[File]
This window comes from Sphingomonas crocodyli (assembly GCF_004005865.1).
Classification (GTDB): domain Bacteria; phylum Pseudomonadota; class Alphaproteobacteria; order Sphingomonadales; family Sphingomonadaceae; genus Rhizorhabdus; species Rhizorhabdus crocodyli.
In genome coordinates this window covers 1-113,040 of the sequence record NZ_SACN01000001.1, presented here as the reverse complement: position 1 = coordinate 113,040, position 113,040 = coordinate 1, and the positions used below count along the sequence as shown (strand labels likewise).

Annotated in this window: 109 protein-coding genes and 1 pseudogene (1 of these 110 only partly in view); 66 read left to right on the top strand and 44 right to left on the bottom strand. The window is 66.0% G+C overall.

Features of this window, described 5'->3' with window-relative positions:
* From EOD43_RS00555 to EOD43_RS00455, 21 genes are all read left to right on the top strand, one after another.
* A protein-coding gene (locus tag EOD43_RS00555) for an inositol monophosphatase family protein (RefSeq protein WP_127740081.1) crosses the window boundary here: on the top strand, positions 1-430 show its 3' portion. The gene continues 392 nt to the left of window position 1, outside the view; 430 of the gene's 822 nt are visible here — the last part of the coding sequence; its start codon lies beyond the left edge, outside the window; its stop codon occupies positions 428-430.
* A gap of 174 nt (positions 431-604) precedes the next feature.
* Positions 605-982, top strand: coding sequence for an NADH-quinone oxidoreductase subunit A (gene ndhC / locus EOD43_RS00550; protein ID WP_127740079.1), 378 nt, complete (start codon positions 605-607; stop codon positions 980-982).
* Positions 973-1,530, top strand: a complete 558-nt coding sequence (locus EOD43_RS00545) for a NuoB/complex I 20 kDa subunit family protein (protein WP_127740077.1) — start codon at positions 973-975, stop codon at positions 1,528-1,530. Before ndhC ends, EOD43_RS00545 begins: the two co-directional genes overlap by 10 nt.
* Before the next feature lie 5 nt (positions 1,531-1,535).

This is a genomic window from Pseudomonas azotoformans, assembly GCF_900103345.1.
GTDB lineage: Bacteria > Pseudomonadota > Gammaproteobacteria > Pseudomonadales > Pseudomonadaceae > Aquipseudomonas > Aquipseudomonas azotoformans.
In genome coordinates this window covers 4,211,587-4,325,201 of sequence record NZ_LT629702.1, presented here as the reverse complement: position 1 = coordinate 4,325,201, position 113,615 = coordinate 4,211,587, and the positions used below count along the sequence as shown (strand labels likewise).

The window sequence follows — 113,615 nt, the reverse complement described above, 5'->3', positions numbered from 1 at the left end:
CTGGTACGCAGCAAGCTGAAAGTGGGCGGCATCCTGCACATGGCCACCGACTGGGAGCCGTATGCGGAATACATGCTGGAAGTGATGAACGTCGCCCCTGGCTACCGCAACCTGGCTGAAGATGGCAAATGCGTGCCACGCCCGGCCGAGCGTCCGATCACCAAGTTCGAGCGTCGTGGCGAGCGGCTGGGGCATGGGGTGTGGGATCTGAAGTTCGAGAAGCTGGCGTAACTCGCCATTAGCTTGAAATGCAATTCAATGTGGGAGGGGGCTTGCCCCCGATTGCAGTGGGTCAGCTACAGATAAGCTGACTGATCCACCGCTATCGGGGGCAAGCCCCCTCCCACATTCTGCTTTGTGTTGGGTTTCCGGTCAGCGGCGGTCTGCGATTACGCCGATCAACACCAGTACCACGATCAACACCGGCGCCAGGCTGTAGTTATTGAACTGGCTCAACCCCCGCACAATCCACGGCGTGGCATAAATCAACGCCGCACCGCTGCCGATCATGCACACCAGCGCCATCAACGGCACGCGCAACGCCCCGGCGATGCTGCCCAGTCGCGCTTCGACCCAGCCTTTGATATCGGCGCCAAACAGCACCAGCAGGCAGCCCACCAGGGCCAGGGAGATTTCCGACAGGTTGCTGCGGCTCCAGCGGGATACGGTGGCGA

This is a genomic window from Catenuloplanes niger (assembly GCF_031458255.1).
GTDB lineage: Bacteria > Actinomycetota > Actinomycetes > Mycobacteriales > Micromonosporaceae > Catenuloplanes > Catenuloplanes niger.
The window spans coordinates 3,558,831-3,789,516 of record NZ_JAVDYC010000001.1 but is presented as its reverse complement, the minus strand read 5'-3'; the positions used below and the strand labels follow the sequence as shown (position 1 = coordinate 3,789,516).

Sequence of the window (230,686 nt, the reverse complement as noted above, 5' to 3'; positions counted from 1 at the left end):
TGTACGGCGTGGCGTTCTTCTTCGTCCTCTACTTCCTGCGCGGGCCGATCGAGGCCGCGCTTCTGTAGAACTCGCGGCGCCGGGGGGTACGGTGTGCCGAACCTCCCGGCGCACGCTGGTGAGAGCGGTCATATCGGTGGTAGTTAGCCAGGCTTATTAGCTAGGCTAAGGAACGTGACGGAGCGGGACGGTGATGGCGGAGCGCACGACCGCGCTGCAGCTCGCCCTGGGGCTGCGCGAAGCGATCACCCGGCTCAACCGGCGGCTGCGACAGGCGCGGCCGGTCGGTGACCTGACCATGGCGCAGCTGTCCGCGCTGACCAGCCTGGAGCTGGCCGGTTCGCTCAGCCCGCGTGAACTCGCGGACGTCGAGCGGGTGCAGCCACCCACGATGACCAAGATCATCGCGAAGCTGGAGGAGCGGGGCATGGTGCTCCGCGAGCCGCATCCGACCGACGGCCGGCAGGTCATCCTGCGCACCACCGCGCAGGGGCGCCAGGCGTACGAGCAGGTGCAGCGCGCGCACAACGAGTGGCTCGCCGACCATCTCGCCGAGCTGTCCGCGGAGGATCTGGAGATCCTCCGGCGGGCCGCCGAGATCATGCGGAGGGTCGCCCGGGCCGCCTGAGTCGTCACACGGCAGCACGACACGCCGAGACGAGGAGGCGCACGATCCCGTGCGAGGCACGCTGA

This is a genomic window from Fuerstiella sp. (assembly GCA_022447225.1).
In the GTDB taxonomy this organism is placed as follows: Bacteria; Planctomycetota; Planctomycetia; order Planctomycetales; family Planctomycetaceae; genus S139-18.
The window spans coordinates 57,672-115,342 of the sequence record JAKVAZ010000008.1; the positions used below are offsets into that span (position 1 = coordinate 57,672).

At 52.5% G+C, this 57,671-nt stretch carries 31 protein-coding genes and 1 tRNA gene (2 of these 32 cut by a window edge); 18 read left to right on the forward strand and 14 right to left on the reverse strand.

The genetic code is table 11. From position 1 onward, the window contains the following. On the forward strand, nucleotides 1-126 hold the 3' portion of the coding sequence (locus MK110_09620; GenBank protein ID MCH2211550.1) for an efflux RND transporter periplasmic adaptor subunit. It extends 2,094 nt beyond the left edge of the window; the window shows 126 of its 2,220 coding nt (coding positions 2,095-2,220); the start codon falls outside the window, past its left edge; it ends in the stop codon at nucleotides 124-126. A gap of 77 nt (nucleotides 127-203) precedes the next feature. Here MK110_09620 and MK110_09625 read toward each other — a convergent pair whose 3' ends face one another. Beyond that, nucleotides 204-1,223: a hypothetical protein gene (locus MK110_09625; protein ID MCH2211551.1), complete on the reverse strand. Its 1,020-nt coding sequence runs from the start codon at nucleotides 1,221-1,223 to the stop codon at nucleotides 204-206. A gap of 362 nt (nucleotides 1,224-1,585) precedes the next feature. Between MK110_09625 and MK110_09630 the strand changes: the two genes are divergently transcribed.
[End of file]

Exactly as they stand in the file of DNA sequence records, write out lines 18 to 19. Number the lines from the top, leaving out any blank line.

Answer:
GTDB lineage: Bacteria > Actinomycetota > Actinomycetes > Mycobacteriales > Micromonosporaceae > Catenuloplanes > Catenuloplanes niger.
The window spans coordinates 3,558,831-3,789,516 of record NZ_JAVDYC010000001.1 but is presented as its reverse complement, the minus strand read 5'-3'; the positions used below and the strand labels follow the sequence as shown (position 1 = coordinate 3,789,516).